The Marvellous Tastes, Sights and Sounds of Creole Day 2014 around Roseau Dominica

This prety Chapeau Paille (straw hat) is symbolic of Dominic`s Creole culture.  It was displayed on the stone wall of Cartwheel Cafe on the Bayfront in Roseau.

This pretty Chapeau Paille (straw hat), adorned with madras fabric is symbolic of Dominica`s Creole culture. It was displayed on the thick interior stone wall of Cartwheel Cafe (448-5353) on the Bayfront in Roseau.

Every year, I look forward to the last Friday in October in Dominica.  That’s when Creole Day is celebrated, in recognition and honour of the

The Kai K Boutique adjoining the Cartwheel Cafe on the Bayfront in Roseau displayed a simple and elegant dress with a Creole accent!

The Kai K Boutique (440-6922) adjoining the Cartwheel Cafe on the Bayfront in Roseau displayed a casually elegant dress  with a Creole accent  by the door for all to admire!

Nature Island`s traditional culture, comprising food, language and fashion.  This year, I decided to focus on a Creole Breakfast and  a Creole Lunch – both near the seaside – but at two different locations.

I was a little early for Creole fashions on the street that morning and I did not stay in Roseau for too long because I would be savoring Creole Lunch closer to home.  But I did enjoy the glimpses of colour and design that I observed on others  around me who proudly dressed in Creole wear.

When I arrived at Cartwheel Cafe at around 8:30 a.m., I was one of the first diners on that special occasion.  It’s a familiar place for me: I know that staff and they know my meal preferences without even asking.  I always enjoy its congenial, comfortable and casual atmosphere and the historic architectural setting close to the Cruise Ship Pier in downtown Roseau.

Flavian is one of the friendly servers at Cartwheel Cafe who always welcomes me with a warm smile.

Flavian is one of the friendly servers at Cartwheel Cafe who always welcomes me with a warm smile.

As usual, I devoured the generous serving of codfish, seasoned with herbs, which was accompanied by breadfruit (a starchy ‘provision’ that grows on a tree of that same name), a boiled egg and garden fresh salad fixings.  A cup of coffee complemented the large meal perfectly.

My Creole Breakfast at Cartwheel Cafe included boiled egg, breadfruit, salad fixings (including avocado) and seasoned codfish.  Coffee complements the meal perfectly.

My Creole Breakfast at Cartwheel Cafe included boiled egg, breadfruit, salad fixings (including avocado) and seasoned cod (salt fish). Coffee complements the meal perfectly.

This traditional meal is still a favourite in the Caribbean.  Of course, the salt fish (cod) is imported from countries where it is plentiful and  it has to be ‘unsalted’ by soaking it  overnight in cold water.  Then it is shredded and stewed or fried with various seasonings, including onion and peppers.  For me, it was an acquired taste and now I must have it at least twice a week! This filling food combination gives one energy and following this hearty dish, there is no need for a mid-morning snack.  (But if tempted, or in need of  a take-away to enjoy later in the day, I highly recommend Cartwheel mini-quiches (meat and/or vegetarian) and a slice of their incredibly moist  homemade chocolate cake).  And the price is right too!  You don’t have to wait for Creole Day to eat at Cartwheel Cafe.  At this dining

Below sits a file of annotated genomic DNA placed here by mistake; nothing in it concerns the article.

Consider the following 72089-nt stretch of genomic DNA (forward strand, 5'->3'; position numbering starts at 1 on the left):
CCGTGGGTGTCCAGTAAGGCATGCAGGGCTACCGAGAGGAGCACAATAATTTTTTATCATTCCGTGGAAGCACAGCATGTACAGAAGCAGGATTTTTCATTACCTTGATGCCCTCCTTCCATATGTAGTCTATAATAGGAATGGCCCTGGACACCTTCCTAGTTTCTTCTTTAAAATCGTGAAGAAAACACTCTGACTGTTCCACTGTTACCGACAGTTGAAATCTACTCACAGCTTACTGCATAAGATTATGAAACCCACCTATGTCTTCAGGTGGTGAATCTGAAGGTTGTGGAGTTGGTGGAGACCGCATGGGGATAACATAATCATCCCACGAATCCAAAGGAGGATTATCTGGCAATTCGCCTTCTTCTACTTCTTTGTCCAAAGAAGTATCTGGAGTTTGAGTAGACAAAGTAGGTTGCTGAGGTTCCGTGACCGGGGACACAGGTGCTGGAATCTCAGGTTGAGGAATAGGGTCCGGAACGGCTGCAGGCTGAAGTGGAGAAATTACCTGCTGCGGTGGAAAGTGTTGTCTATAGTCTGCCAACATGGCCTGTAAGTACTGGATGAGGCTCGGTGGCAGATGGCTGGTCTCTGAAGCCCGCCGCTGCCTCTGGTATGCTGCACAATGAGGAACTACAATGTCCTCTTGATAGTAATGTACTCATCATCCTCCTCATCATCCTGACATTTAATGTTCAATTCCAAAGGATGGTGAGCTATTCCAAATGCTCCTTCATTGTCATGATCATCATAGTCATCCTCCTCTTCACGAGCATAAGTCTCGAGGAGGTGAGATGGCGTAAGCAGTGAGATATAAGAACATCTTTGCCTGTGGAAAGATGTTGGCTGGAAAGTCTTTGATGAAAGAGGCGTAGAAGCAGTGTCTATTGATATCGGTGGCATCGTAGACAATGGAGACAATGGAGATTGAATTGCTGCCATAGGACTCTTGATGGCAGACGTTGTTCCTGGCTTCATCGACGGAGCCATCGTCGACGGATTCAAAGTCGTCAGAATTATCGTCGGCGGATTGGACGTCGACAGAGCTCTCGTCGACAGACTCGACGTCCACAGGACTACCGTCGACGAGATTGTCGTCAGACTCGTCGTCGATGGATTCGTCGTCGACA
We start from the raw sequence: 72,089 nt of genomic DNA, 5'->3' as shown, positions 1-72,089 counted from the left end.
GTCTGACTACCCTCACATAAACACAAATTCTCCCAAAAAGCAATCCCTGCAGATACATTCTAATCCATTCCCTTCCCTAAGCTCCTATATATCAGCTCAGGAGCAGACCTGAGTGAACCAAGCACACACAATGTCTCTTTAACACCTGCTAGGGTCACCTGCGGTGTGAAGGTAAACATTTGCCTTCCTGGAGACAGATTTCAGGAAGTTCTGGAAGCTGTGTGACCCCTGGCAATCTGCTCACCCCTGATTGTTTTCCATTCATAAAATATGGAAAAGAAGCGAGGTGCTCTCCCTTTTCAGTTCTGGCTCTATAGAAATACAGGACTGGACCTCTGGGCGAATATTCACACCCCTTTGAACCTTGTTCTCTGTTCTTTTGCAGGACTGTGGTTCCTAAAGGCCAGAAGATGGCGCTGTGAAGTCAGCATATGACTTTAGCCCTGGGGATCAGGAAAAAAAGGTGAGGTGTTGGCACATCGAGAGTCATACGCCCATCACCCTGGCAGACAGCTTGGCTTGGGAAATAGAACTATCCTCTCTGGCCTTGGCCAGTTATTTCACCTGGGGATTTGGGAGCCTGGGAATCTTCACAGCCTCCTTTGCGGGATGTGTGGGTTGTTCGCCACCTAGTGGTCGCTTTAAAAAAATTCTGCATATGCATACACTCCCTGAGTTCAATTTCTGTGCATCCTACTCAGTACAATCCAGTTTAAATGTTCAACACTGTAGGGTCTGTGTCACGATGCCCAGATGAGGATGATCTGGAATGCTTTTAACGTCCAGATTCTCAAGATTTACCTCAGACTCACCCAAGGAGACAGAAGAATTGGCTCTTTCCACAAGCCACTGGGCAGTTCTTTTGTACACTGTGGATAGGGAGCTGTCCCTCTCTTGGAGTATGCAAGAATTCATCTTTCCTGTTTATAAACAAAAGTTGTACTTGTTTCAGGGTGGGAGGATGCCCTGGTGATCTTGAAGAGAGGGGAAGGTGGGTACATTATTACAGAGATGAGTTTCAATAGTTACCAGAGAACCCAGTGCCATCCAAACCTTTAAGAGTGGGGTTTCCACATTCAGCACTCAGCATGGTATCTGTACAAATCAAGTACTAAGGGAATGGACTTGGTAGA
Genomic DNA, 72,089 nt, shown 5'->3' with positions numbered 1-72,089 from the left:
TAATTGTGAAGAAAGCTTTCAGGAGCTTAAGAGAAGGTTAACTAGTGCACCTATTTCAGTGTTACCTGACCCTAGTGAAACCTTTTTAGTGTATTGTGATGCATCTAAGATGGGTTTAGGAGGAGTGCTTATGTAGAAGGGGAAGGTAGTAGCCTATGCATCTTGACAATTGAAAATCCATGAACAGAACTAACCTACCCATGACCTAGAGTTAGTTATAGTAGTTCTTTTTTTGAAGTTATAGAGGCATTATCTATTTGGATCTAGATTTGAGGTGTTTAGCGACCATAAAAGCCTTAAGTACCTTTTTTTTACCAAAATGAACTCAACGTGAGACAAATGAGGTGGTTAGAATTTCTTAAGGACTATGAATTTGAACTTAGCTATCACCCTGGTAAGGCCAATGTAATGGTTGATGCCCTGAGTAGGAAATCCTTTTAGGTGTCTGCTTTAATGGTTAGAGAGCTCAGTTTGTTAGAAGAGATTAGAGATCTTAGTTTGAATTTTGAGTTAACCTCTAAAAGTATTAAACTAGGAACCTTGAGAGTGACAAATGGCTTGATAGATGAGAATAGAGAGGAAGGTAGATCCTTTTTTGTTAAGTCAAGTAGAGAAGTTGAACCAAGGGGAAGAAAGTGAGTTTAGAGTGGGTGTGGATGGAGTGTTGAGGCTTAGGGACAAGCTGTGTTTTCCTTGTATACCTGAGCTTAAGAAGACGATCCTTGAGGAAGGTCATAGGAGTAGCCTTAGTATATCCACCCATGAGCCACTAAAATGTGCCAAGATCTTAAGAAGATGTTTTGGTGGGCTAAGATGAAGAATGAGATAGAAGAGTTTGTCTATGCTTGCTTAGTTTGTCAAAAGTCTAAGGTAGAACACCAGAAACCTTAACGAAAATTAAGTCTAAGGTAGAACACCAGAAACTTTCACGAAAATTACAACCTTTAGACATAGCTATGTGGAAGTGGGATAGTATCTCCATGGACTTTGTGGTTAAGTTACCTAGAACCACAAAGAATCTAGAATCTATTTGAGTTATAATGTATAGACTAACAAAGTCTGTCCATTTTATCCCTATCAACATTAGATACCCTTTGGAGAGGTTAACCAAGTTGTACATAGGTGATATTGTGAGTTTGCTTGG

Simone at Kai K Boutique has a flare for fashion.  She is adorned in a vibrant and sexy outfit for Creole Day.  Find her at this shop and she''ll help find something new that is just right for you in quality natural fabrics for a fabulous price!

Simone at Kai K Boutique has a flare for fashion. She is adorned in a vibrant and sexy outfit for Creole Day.Go say hello and she’ll help you  find something new in quality natural fabrics at a fabulous price!

On Creole Day, it's always possible to buy a hand-made creation at varoius shops or from vendors right on the street.

On Creole Day, it’s always possible to buy at the last-minute a hand-made creation  from vendors  on the sidewalk.

establishment, you will always get a taste of Dominican-style fare.  Try it and you’ll see what I mean!

The only other item on my Creole agenda this morning was a ‘sitting’ for my annual Christmas photograph to insert in greeting cards for my Canadian relatives.  As with the last couple of years, I walked over to Lasting Images Photo Studio on King’s Lane.  It was still early in the day, and I had not worked up too much of a sweat yet.  The pleasant photographer arranged me in a few ‘standing’ poses, took the shots and then showed me each one.  I was pleased with his results, which serve as  souvenirs of  my dress-up for Creole Day every year.  While my outfit was not new, I felt like a different person in my mix of madras coördinates that I had gathered over the years.  Someday, I will look back at my participation in this important local event and smile even more broadly than I  did in the photos!

Gwendominica dressed the part for Creole Day, October31, 2014.  She is wearing a plaid (madras) jip (jupe = skirt),  a white blouse (bluse), a slightly different patterned head piece and wrist-wrap, matching necklace, earrings

Gwendominica dressed the part for Creole Day, October 31, 2014. She is wearing a plaid (madras) jip (jupe = skirt), a white lace-fringed blouse (bluse),  a different patterned head piece and wrist-wrap, coordinating necklace, bracelet and earrings. The shoulder bag is made from madras material too! Photo credit: Lasting Images, Roseau Dominica

After this pleasant start to my Creole Friday, I drove back home to write for a while before my next gastronomic outing: a long-awaited dining experience at the Westport Tavern (276-9513), a quaint seaside restaurant and bar in Citronnier, a short drive south of Roseau.

Westport Tavern is conveniently located on the seaside by the main road just south of Roseau